Fast-Food Workers Plan Strikes in 100 Cities

The fast-food worker movement is about to up the pressure on corporate giants like McDonald’s and Wendy’s. The New York Times’ Steven Greenhouse reports that on Thursday, 100 cities will see fast-food worker strikes and another 100 cities will see protests in support of demands for the right to organize and higher wages.

For the first time ever, the cities of Charleston, South Carolina; Providence, Rhode Island; and Pittsburgh, Pennsylvania will witness fast-food worker strikes, which are backed by the Service Employees International Union.  They will join the ranks of other fast-food workers in cities across the nation who have organized a series of one-day strikes since 2012.

“There’s been pretty huge growth in one year,” Kendall Fells, one of the organizers, told the Times. “People understand that a one-day strike is not going to get them there. They understand that this needs to continue to grow.”

Workers in fast-food restaurants are paid a median wage of $8.25 an hour. Entry-level workers are paid the minimum wage.  More than half of all fast-food employees who work more than 30 hours are on public assistance.  So these low-wage workers are agitating for an increase in wages to $15 an hour.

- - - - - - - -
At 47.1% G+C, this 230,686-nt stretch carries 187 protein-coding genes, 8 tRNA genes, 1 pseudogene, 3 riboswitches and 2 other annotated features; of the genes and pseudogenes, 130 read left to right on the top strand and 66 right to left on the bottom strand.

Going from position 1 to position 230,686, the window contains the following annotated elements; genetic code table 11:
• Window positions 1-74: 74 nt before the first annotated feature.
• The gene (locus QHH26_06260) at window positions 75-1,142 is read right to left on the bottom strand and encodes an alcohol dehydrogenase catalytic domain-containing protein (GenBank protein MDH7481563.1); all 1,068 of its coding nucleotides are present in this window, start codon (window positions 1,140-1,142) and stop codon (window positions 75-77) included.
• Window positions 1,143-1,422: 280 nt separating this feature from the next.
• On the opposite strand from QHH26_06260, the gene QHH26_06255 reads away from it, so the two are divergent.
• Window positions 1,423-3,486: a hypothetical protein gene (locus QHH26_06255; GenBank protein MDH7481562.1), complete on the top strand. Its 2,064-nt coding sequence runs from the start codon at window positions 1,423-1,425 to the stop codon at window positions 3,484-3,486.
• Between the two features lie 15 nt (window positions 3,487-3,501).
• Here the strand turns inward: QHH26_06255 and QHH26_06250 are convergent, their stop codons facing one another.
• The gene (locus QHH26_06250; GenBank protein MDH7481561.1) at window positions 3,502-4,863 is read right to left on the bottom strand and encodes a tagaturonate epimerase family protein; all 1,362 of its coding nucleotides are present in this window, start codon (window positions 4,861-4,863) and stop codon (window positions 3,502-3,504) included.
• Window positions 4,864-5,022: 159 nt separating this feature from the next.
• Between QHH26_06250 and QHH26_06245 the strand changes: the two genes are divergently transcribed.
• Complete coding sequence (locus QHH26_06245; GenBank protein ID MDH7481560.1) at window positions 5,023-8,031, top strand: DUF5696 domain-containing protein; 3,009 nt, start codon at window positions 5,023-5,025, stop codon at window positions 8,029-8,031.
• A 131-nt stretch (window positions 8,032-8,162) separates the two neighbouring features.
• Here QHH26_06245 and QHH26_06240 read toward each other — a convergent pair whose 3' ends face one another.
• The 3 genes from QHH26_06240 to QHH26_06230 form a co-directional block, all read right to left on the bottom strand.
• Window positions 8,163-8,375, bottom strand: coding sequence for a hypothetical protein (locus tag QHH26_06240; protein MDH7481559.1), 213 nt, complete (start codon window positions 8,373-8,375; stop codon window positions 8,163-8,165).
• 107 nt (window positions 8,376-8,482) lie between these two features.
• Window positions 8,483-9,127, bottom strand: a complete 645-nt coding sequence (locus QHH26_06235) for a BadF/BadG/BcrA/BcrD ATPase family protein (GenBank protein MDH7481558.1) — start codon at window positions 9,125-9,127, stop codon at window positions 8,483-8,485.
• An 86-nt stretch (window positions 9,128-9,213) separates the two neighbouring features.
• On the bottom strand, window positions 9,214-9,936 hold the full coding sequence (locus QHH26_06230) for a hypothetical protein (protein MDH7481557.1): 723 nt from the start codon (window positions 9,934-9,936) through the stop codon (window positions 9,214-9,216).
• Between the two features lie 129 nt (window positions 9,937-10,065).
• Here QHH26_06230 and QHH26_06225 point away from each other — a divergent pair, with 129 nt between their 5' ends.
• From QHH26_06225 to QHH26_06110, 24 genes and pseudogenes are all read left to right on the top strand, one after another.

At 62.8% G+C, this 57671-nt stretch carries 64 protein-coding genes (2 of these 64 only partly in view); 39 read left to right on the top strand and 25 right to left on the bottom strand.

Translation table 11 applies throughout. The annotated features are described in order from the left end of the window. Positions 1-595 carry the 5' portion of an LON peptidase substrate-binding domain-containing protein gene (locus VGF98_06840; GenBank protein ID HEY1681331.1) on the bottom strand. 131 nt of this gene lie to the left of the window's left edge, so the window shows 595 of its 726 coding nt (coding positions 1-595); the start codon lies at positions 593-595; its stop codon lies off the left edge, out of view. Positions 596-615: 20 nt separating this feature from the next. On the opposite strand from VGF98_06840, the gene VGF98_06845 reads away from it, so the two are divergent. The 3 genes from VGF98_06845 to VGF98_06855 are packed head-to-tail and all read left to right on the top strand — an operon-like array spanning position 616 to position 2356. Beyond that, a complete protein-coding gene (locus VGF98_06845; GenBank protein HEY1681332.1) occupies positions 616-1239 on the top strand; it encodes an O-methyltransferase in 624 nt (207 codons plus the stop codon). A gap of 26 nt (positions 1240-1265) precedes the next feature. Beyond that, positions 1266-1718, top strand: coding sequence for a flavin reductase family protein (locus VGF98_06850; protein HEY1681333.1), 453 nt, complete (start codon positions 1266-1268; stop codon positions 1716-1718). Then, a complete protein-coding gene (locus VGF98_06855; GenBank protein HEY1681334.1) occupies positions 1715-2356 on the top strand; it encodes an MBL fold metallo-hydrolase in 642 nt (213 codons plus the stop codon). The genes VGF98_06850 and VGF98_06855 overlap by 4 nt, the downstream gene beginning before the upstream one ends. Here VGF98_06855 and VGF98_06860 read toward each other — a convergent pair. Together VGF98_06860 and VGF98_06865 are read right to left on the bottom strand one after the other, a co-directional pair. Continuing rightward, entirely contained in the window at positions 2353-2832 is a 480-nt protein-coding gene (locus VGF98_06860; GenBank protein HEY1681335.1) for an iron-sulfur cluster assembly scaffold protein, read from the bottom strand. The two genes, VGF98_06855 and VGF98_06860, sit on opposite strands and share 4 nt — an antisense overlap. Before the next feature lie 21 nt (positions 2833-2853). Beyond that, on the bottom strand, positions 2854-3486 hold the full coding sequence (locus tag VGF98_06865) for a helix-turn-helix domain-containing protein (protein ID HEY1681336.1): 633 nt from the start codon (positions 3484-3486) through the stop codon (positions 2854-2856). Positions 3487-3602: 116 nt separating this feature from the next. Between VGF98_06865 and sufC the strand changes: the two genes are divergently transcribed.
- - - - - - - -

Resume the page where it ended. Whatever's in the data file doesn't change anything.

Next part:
Low-wage workers in other industries have also joined the fight for better wages. On Black Friday, 1,500 protests took place at Wal-Marts around the country. Protesters and workers demanded better wages.


Enjoy this piece?

… then let us make a small request. AlterNet’s journalists work tirelessly to counter the traditional corporate media narrative. We’re here seven days a week, 365 days a year. And we’re proud to say that we’ve been bringing you the real, unfiltered news for 20 years—longer than any other progressive news site on the Internet.

It’s through the generosity of our supporters that we’re able to share with you all the underreported news you need to know. Independent journalism is increasingly imperiled; ads alone can’t pay our bills. AlterNet counts on readers like you to support our coverage. Did you enjoy content from David Cay Johnston, Common Dreams, Raw Story and Robert Reich? Opinion from Salon and Jim Hightower? Analysis by The Conversation? Then join the hundreds of readers who have supported AlterNet this year.

Every reader contribution, whatever the amount, makes a tremendous difference. Help ensure AlterNet remains independent long into the future. Support progressive journalism with a one-time contribution to AlterNet, or click here to become a subscriber. Thank you. Click here to donate by check.

alternet logo

Tough Times

Demand honest news. Help support AlterNet and our mission to keep you informed during this crisis.